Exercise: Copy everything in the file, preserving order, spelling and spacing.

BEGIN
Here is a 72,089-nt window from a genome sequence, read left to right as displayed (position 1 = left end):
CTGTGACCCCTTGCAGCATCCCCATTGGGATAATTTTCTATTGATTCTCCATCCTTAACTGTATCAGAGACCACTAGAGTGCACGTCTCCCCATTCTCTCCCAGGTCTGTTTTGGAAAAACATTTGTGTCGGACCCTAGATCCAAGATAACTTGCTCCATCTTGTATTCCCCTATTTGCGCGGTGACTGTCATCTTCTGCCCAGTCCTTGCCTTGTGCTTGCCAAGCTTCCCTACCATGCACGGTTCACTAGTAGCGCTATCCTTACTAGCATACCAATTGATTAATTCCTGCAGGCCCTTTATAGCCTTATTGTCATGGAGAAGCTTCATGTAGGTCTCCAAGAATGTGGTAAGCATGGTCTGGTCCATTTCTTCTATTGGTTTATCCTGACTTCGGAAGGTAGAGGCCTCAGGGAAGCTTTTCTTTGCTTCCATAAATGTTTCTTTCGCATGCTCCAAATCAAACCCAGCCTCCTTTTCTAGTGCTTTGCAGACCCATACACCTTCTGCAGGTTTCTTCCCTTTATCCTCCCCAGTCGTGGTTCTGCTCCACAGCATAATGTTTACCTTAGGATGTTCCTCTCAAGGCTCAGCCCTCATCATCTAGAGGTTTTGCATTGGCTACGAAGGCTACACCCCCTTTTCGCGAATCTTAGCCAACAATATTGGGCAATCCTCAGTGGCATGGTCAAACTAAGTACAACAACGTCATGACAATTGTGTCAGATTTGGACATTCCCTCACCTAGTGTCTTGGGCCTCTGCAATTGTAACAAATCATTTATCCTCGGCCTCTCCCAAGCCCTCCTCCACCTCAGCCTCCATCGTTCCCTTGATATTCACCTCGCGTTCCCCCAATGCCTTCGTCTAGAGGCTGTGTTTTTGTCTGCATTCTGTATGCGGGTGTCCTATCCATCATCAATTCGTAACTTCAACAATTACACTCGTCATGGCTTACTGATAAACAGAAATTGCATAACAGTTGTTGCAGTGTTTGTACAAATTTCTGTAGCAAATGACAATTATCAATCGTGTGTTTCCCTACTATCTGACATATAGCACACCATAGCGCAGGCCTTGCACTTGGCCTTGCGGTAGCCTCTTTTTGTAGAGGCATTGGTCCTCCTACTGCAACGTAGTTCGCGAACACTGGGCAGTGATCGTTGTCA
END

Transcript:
Here is a 72,089-nt window from a genome sequence, read left to right as displayed (position 1 = left end):
CTGTGACCCCTTGCAGCATCCCCATTGGGATAATTTTCTATTGATTCTCCATCCTTAACTGTATCAGAGACCACTAGAGTGCACGTCTCCCCATTCTCTCCCAGGTCTGTTTTGGAAAAACATTTGTGTCGGACCCTAGATCCAAGATAACTTGCTCCATCTTGTATTCCCCTATTTGCGCGGTGACTGTCATCTTCTGCCCAGTCCTTGCCTTGTGCTTGCCAAGCTTCCCTACCATGCACGGTTCACTAGTAGCGCTATCCTTACTAGCATACCAATTGATTAATTCCTGCAGGCCCTTTATAGCCTTATTGTCATGGAGAAGCTTCATGTAGGTCTCCAAGAATGTGGTAAGCATGGTCTGGTCCATTTCTTCTATTGGTTTATCCTGACTTCGGAAGGTAGAGGCCTCAGGGAAGCTTTTCTTTGCTTCCATAAATGTTTCTTTCGCATGCTCCAAATCAAACCCAGCCTCCTTTTCTAGTGCTTTGCAGACCCATACACCTTCTGCAGGTTTCTTCCCTTTATCCTCCCCAGTCGTGGTTCTGCTCCACAGCATAATGTTTACCTTAGGATGTTCCTCTCAAGGCTCAGCCCTCATCATCTAGAGGTTTTGCATTGGCTACGAAGGCTACACCCCCTTTTCGCGAATCTTAGCCAACAATATTGGGCAATCCTCAGTGGCATGGTCAAACTAAGTACAACAACGTCATGACAATTGTGTCAGATTTGGACATTCCCTCACCTAGTGTCTTGGGCCTCTGCAATTGTAACAAATCATTTATCCTCGGCCTCTCCCAAGCCCTCCTCCACCTCAGCCTCCATCGTTCCCTTGATATTCACCTCGCGTTCCCCCAATGCCTTCGTCTAGAGGCTGTGTTTTTGTCTGCATTCTGTATGCGGGTGTCCTATCCATCATCAATTCGTAACTTCAACAATTACACTCGTCATGGCTTACTGATAAACAGAAATTGCATAACAGTTGTTGCAGTGTTTGTACAAATTTCTGTAGCAAATGACAATTATCAATCGTGTGTTTCCCTACTATCTGACATATAGCACACCATAGCGCAGGCCTTGCACTTGGCCTTGCGGTAGCCTCTTTTTGTAGAGGCATTGGTCCTCCTACTGCAACGTAGTTCGCGAACACTGGGCAGTGATCGTTGTCA